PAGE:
Philosophy of Yoga

Yogic Arts

The harmony of the whole

Godess The great seers believed there was a rhythm to life and the cosmos; a rhythm and a way of being that included life’s imbalances but transformed them into the higher good. In doing Yoga they sought to come into harmony with the rhythm and beauty of the cosmic whole.
The great idea in Yoga, as in all the mystical traditions, is that if you realise you are a fragment of the whole, a part of the creative energy of the cosmos, then through understanding the part you can come to know the whole. Perhaps you could think of the way a single cell contains all the information of the entire body, or the way in which one part of a hologram is made in the image of the whole.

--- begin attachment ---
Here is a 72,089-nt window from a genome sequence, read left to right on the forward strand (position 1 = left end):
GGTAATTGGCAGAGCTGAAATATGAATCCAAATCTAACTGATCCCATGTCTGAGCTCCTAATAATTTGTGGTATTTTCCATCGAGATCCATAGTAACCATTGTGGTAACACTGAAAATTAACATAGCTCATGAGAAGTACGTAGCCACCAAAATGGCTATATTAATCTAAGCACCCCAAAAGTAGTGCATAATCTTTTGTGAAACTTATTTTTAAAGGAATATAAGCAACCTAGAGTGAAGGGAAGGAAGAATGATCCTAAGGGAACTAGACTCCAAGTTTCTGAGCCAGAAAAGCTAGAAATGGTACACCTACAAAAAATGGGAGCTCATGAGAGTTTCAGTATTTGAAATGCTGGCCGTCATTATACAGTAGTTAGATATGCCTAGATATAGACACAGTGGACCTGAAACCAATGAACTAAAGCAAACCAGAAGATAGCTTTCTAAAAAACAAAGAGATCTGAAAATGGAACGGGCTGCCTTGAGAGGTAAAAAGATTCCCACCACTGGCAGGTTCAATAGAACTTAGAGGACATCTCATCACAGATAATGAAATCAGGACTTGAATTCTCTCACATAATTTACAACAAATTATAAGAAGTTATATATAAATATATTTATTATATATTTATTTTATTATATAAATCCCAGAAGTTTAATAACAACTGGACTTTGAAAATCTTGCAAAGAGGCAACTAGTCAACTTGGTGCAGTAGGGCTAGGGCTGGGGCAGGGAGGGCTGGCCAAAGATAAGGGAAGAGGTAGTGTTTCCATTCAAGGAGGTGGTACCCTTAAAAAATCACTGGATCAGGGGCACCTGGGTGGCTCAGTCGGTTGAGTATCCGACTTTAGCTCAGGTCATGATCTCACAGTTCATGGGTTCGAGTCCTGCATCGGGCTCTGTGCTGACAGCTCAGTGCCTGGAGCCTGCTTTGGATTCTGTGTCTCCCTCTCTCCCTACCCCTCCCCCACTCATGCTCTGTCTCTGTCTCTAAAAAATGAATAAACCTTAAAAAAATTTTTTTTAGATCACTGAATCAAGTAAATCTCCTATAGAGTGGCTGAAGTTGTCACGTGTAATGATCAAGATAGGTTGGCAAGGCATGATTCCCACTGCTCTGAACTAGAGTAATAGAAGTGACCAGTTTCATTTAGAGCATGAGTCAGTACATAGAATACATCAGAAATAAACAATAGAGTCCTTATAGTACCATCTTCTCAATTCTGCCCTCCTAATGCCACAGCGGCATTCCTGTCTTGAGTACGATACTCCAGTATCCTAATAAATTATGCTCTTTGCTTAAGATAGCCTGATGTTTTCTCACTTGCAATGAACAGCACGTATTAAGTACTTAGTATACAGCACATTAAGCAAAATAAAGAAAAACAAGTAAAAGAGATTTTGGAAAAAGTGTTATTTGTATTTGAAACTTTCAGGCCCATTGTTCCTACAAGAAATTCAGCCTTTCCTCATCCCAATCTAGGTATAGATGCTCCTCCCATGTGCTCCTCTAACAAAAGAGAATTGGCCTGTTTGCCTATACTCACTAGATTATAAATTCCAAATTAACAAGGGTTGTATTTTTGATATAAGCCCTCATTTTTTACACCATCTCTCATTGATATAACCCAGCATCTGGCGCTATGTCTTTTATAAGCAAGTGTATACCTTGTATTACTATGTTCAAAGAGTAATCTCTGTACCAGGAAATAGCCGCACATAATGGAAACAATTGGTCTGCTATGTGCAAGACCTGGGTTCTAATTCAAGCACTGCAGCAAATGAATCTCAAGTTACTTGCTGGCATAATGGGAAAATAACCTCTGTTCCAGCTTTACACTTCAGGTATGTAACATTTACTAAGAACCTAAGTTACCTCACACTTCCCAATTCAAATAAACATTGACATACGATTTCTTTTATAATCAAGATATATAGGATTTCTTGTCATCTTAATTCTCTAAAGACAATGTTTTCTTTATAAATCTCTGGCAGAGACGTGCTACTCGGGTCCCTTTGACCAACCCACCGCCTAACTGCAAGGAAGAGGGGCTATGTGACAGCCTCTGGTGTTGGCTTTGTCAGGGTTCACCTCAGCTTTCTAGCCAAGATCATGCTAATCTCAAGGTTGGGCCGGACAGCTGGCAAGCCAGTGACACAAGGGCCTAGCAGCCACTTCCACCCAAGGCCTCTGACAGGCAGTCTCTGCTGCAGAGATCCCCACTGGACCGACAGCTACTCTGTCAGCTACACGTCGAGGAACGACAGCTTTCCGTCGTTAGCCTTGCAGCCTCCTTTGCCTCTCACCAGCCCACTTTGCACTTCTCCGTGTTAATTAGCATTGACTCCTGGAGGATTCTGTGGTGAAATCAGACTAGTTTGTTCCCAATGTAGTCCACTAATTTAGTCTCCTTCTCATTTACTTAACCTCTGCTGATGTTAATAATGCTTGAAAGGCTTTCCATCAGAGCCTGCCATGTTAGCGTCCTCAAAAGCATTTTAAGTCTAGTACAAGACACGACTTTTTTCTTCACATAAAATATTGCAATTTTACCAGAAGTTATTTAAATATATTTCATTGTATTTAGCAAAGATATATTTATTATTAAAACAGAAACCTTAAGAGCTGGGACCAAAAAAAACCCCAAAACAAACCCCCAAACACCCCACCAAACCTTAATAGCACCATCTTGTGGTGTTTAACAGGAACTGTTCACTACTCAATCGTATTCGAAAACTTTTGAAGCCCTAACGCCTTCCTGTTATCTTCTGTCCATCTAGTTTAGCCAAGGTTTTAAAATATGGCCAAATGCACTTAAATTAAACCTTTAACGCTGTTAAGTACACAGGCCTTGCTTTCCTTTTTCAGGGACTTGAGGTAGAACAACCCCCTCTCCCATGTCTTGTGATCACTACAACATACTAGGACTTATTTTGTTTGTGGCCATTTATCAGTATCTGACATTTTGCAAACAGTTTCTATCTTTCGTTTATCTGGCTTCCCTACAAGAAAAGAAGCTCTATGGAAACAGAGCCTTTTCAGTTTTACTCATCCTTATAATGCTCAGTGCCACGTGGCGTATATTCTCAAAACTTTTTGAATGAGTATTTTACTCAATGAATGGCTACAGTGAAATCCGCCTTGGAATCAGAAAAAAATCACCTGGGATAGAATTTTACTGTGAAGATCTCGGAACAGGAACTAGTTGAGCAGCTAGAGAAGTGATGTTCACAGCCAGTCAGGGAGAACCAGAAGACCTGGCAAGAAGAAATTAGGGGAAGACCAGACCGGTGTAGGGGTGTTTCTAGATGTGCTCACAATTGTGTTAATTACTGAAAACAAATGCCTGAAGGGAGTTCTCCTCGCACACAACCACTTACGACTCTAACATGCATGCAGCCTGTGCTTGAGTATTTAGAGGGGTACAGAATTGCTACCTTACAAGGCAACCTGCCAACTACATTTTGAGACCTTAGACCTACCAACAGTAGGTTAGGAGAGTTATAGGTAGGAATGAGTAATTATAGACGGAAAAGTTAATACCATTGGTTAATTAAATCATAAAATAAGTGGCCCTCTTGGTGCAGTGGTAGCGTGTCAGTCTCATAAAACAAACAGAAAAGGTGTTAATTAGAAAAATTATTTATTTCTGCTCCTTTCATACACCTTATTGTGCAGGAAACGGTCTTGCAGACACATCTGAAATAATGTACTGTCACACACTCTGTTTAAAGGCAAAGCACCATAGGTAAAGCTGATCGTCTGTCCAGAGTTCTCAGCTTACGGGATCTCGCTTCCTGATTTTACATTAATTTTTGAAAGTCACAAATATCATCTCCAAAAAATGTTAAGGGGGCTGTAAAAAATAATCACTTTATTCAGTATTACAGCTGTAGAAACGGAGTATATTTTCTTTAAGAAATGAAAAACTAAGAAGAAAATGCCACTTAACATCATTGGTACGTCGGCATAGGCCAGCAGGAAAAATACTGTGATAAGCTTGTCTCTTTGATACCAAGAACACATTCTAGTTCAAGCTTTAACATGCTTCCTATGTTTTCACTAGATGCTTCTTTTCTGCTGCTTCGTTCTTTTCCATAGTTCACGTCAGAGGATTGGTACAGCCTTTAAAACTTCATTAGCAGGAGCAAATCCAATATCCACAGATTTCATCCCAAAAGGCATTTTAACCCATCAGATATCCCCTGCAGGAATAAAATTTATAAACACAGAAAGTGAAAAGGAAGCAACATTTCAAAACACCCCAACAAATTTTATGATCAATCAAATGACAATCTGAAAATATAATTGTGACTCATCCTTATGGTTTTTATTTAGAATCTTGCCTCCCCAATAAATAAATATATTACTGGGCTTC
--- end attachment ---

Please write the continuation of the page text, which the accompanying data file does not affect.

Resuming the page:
Yoga is essentially an art and science of self-discovery. The old masters taught that every individual must have self-knowledge for without it you cannot relate to other people, or the world around you in an authentic way. It is only through our own experience that we can grow in wisdom and perception. Yoga is a word derived from the Sanskrit “Yuj” meaning union and speaks of the unity within oneself and between all living beings. Hatha-Yoga has evolved over thousands of years and is a living art that continues to change and adapt to the environment and culture of the times. It is total in the sense of seeking to unify the potentials of the mind and body simultaneously as an expression of personal freedom and in harmony with the whole of nature. Why limit yourself to the lone star shuffle when you can join in the cosmic dance?

Origins of a mystery